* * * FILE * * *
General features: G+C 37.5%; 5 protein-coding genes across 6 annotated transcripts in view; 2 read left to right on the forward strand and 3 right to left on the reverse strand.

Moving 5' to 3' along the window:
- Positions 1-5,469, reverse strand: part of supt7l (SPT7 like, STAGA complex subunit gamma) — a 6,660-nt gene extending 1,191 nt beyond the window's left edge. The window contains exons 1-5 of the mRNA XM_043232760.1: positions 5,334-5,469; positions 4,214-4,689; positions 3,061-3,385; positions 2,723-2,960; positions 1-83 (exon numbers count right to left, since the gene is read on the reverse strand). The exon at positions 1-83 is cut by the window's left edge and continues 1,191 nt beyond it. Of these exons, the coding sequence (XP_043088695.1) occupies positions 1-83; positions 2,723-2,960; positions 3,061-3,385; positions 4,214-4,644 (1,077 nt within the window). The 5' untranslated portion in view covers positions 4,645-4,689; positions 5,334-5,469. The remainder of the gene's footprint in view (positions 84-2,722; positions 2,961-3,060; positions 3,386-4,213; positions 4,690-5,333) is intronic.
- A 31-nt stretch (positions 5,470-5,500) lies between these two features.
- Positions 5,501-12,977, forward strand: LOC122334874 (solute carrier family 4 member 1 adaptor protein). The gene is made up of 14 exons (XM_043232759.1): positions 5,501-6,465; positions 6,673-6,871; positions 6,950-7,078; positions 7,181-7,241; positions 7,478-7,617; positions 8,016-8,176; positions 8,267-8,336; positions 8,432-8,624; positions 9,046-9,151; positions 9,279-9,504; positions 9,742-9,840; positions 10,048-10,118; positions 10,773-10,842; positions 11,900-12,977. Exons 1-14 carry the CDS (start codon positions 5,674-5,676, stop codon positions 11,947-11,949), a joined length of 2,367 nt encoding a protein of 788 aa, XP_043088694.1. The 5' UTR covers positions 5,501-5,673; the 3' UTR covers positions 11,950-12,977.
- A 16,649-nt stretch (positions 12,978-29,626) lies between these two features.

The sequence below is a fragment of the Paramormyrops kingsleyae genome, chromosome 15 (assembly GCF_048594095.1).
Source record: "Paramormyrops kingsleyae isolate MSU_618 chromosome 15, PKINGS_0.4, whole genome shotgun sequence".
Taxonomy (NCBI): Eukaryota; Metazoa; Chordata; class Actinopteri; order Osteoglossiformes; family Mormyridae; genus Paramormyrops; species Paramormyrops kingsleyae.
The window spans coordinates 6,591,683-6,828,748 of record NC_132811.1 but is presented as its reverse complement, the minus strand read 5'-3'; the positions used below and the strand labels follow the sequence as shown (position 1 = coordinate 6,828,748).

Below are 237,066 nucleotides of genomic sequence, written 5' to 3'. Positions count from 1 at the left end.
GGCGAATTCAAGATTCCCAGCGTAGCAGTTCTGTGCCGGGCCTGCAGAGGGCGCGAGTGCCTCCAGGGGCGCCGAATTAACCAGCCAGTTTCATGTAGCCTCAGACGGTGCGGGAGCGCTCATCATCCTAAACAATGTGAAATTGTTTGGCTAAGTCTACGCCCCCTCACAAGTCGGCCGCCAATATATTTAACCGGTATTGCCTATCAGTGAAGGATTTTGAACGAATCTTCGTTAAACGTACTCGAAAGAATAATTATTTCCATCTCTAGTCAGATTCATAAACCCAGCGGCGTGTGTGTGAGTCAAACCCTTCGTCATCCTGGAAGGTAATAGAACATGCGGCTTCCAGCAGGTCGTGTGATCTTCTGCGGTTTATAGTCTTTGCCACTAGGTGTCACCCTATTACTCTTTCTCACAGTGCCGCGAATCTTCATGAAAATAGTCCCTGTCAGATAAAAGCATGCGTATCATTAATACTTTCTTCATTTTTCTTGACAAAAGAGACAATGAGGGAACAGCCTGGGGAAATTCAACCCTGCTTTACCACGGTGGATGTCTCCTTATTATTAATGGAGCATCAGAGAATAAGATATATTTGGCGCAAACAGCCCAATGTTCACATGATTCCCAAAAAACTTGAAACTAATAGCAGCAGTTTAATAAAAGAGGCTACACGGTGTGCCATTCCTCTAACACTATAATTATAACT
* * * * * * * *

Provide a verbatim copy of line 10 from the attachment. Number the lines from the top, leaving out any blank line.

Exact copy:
The window spans coordinates 6,591,683-6,828,748 of record NC_132811.1 but is presented as its reverse complement, the minus strand read 5'-3'; the positions used below and the strand labels follow the sequence as shown (position 1 = coordinate 6,828,748).